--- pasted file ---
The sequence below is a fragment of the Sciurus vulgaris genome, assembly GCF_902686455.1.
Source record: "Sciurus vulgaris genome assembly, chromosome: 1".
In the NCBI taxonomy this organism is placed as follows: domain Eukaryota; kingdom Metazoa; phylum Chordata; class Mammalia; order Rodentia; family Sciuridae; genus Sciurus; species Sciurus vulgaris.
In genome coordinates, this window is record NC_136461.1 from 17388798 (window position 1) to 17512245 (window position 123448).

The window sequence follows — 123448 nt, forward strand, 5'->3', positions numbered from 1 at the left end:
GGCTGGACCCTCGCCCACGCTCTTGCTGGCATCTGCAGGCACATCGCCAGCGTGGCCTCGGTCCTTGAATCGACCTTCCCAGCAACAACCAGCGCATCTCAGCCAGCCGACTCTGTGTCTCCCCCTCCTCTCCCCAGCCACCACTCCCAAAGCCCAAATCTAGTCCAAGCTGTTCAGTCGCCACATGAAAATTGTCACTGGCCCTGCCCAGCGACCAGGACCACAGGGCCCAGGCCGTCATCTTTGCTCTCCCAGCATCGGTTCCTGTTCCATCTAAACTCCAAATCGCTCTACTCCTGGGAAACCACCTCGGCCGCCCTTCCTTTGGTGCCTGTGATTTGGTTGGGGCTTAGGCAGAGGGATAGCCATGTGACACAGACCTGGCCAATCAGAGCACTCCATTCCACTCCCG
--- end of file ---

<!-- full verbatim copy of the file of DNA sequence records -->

The sequence below is a fragment of the Sciurus vulgaris genome, assembly GCF_902686455.1.
Source record: "Sciurus vulgaris genome assembly, chromosome: 1".
In the NCBI taxonomy this organism is placed as follows: domain Eukaryota; kingdom Metazoa; phylum Chordata; class Mammalia; order Rodentia; family Sciuridae; genus Sciurus; species Sciurus vulgaris.
In genome coordinates, this window is record NC_136461.1 from 17388798 (window position 1) to 17512245 (window position 123448).

The window sequence follows — 123448 nt, forward strand, 5'->3', positions numbered from 1 at the left end:
GGCTGGACCCTCGCCCACGCTCTTGCTGGCATCTGCAGGCACATCGCCAGCGTGGCCTCGGTCCTTGAATCGACCTTCCCAGCAACAACCAGCGCATCTCAGCCAGCCGACTCTGTGTCTCCCCCTCCTCTCCCCAGCCACCACTCCCAAAGCCCAAATCTAGTCCAAGCTGTTCAGTCGCCACATGAAAATTGTCACTGGCCCTGCCCAGCGACCAGGACCACAGGGCCCAGGCCGTCATCTTTGCTCTCCCAGCATCGGTTCCTGTTCCATCTAAACTCCAAATCGCTCTACTCCTGGGAAACCACCTCGGCCGCCCTTCCTTTGGTGCCTGTGATTTGGTTGGGGCTTAGGCAGAGGGATAGCCATGTGACACAGACCTGGCCAATCAGAGCACTCCATTCCACTCCCG